a court of competent jurisdiction, is conclusively settled by the judgment therein as far as the parties to that action and persons in
privity with them are concerned and cannot be again litigated in any future action between such parties or their privies, in the
same court or any other court of concurrent jurisdiction on either the same or different cause of action, while the judgment remains
unreversed by proper authority.

Under this doctrine, the final decision in first civil case precluded the CA from further adjudicating on the validity of the said
deeds and titles. It is likewise utterly erroneous for the appellate court to have disregarded the final judgment in the first civil case
declaring null and void the Deeds of Absolute Sale in favor of Pastor Cayabyab and the corresponding TCTs covering the two
parcels of land. It is axiomatic that decisions which have long become final and executory cannot be annulled by courts and the
appellate court is deprived of jurisdiction to alter the trial courts final judgment.

Decision of CA is reversed and the decision of the RTC is reinstated but with the modification.
Doctrine Notes:
SEC. 47. Effect of judgments or final orders.The effect of a judgment or final order rendered by a court of the Execution before or
Philippines, having jurisdiction to pronounce the judgment or final order, may be as follows: after death of
judgment obligor will
(a) In case of a judgment or final order against a specific thing, or in respect to the probate of a will, or the depend on the nature
administration of the estate of a deceased person, or in respect to the personal, political, or legal condition or status of the judgment, i.e.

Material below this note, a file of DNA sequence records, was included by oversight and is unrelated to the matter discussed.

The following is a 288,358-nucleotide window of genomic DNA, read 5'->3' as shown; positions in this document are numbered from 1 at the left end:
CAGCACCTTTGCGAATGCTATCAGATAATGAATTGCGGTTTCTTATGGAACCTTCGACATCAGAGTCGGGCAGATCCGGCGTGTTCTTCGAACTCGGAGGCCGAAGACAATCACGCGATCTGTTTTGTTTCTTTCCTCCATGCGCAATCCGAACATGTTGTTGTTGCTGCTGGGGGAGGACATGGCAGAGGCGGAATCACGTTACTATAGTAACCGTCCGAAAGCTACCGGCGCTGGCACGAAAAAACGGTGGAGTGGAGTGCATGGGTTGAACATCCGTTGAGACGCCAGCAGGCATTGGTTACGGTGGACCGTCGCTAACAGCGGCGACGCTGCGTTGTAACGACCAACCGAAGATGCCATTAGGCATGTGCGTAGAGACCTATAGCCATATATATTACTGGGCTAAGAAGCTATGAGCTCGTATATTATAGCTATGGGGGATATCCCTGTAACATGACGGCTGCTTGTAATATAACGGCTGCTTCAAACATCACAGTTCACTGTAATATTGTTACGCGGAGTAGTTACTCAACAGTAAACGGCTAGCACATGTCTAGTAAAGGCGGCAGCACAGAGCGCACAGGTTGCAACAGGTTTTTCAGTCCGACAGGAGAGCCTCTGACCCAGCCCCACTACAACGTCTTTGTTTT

of a particular person or his relationship to another, the judgment or final order is conclusive upon the title to the recovery of property v
thing, the will or administration, or the condition, status or relationship of the person; however, the probate of a money judgments.
will or granting of letters of administration shall only be prima facie evidence of the death of the testator or
intestate;
(b) In other cases, the judgment or final order is, with respect to the matter directly adjudged or as to any other
matter that could have been raised in relation thereto, conclusive between the parties and their successors in
interest by title subsequent to the commencement to the action or special proceeding, litigating for the same thing
and under the same title and in the same capacity;
(c) In any other litigation between the same parties or their successors in interest, that only is deemed to have been
adjudged in a former judgment or final order which appears upon its face to have been so adjudged, or which was
actually and necessarily included therein or necessarily thereto.